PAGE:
Syria snubs Christopher peace drive
Wednesday 24 April 1996
Mr Christopher was told by Syria's Foreign Minister, Farouq al-Sharaa, that President Assad was "not available", a State Department official said. The refusal to meet Mr Christopher, whom he saw twice the day before, suggests Syria's leader is dissatisfied with US mediation.
Having failed to see President Assad, Mr Christopher intended to fly to Beirut, but was stopped by advice from General George Joulwan, the commander of US and Nato forces in Europe, that the trip was too dangerous. Nicholas Burns, the State Department spokesman, said: "Five minutes before leaving the hotel, the Secretary [of State] received the red light."
US officials made light of the rebuff by President Assad, saying Mr Christopher's party arrived in Damascus behind schedule and the Syrian leader was already committed to a meeting with Benazir Bhutto, the Prime Minister of Pakistan.
The abortive trip to Lebanon would have involved Mr Christopher flying to Cyprus and taking a helicopter to Beirut. General Joulwan was reportedly aware of a specific threat to the US party.
Syria wants to return to the 1993 understanding in Lebanon whereby Israel and Hizbollah, the Lebanese guerilla movement, pledge not to attack each other's civilians. Shimon Peres, Israel's Prime Minister who faces an election in five weeks, wants to show the bombardment of Lebanon has produced results for Israel.
He wants immunity from attack by Hizbollah for Israeli troops in the occupation zone in south Lebanon and greater freedom of action for Israeli forces to fire into villages deemed hostile.
Earlier in the day in Jerusalem, Mr Christopher had sounded more optimistic as he showed Mr Peres a one-page document, presumably outlining peace proposals.
The fighting in Lebanon overshadowed the meeting in Gaza of the Palestinian parliament-in-exile, the first time it has met on Palestinian territory. Leila Khalid, the former hijacker, boycotted the first session, saying: "I received a call from my sisters in Lebanon ridiculing my return and saying that they are being displaced."
Mrs Khalid sat outside the hall in the centre of Gaza City as Yasser Arafat, chairman of the PLO, told the Palestinian National Council the time had come to amend its charter. He has already agreed that clauses calling for the destruction of Israel should be removed.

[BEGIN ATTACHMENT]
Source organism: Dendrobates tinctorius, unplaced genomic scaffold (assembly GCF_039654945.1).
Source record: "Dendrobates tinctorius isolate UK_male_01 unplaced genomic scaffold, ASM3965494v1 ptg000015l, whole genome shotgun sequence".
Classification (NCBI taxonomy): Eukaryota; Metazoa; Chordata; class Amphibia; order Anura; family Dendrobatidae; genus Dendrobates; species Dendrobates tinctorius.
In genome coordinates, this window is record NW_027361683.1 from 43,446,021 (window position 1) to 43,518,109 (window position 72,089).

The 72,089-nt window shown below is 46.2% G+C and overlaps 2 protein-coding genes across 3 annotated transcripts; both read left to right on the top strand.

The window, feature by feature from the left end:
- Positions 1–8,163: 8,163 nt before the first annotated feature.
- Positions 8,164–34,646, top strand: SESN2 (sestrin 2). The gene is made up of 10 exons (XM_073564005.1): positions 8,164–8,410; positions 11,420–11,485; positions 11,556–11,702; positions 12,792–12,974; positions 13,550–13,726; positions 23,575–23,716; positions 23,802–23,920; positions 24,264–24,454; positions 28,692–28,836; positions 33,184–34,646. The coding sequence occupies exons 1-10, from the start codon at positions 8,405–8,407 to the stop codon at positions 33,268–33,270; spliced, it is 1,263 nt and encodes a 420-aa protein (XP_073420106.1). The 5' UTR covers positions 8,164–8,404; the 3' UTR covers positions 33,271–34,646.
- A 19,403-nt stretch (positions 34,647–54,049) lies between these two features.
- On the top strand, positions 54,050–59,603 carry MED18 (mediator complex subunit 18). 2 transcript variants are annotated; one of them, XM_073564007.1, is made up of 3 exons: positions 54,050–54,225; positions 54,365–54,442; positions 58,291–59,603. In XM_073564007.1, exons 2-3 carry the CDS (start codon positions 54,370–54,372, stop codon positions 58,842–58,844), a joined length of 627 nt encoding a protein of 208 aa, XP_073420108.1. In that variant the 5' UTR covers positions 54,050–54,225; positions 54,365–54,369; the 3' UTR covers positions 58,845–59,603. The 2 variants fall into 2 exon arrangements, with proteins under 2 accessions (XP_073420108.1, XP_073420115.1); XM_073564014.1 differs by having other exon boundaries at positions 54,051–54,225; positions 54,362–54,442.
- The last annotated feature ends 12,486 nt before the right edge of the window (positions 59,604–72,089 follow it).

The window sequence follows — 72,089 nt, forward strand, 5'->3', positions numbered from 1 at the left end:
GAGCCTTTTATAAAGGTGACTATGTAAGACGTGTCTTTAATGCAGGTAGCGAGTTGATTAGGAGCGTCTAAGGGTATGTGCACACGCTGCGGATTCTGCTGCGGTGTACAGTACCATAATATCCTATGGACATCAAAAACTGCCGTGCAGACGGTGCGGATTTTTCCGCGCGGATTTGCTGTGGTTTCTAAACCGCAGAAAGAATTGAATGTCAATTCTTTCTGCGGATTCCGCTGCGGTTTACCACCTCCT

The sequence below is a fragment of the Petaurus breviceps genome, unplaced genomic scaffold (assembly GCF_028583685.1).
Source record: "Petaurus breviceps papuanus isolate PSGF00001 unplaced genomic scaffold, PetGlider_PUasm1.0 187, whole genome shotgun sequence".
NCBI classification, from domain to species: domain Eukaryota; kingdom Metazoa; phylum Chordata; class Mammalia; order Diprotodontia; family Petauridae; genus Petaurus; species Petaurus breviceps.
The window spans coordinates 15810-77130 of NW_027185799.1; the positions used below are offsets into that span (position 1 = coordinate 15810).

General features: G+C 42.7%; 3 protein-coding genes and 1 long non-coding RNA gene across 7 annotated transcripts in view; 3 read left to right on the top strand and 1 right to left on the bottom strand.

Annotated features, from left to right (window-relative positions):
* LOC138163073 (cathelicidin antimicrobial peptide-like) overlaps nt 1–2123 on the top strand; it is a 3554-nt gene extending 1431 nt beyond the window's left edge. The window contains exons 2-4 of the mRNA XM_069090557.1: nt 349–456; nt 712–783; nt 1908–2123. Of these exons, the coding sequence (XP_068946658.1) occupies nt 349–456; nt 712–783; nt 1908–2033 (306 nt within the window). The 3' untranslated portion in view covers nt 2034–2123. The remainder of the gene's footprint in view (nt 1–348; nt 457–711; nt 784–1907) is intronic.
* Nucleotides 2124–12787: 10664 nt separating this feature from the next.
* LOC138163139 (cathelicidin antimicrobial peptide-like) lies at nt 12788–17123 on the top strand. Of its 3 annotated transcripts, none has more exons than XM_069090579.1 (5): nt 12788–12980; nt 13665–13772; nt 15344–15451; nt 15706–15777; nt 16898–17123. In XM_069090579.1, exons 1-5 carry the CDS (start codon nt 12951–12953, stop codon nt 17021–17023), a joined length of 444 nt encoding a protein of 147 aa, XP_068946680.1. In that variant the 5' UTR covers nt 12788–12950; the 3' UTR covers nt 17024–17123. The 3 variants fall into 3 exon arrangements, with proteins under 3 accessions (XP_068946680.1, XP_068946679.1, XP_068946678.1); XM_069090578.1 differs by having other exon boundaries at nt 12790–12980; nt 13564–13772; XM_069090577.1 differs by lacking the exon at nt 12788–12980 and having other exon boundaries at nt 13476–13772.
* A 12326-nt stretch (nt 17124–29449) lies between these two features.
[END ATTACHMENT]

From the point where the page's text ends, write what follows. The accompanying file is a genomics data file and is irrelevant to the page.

Mr Arafat called on the parliament to "to amend all articles that contradict the peace of the brave". He said this would strengthen the Palestinians "negotiating position and remove the pretexts with which the Israeli government is armed."
It is not a view endorsed by all members of the parliament, which claims to represent 4 million Palestinians abroad as well as 2.3 million in the West Bank and Gaza. Mrs Khalid told the Independent that her group, the Popular Front for the Liberation of Palestine, opposed "changing the charter, as this is against the goal of our people. We cannot change it until Israel recognises our national rights".
There is little doubt Mr Arafat will get what he wants. Under the terms of the latest Israel-Palestinian agreement the council must amend or revoke the charter by 7 May. Mr Arafat hopes it will speed up Israel's partial pull-out from Hebron.
- 2 California man brutally beat 82-year-old Sikh grandfather he mistook for 'one of those people'
- 3 School kitchen manager 'fired from Colorado school for giving hungry students free lunches'
- 5 Charles Kennedy 'had better judgement drunk than many sober politicians' says Ian Hislop
California man brutally beat 82-year-old Sikh grandfather he mistook for 'one of those people'
Amber Peat: Body found in search for missing 13-year-old who left house after argument with her parents
School kitchen manager 'fired from Colorado school for giving hungry students free lunches'
Isis executes three gay men by dangling them from top of 100ft building and letting go
Alton Towers crash: Four guests seriously injured as Smiler ride carriages collide
Thousands of teenage girls enduring debilitating illnesses after routine school cancer vaccination
Migrants in Kos: Photos show real tragedy after Brits abroad complain of 'awkward' holidays
British tourists complain that impoverished boat migrants are making holidays 'awkward' in Kos
Michael Gove determined to scrap the Human Rights Act – even if Scotland retains it
Threat to scrap Human Rights Act could see UK follow Nazi example, warns UN official
Church of England 'one generation away from extinction' after dramatic loss of followers
£40000 - £47000 per annum: Recruitment Genius: A 3rd Line Virtualisation / Sto...
£26000 - £35000 per annum: Recruitment Genius: A successful national service f...
£15000 - £25000 per annum: Recruitment Genius: This is an opportunity to join ...
£17500 - £20000 per annum: Recruitment Genius: We currently require an experie...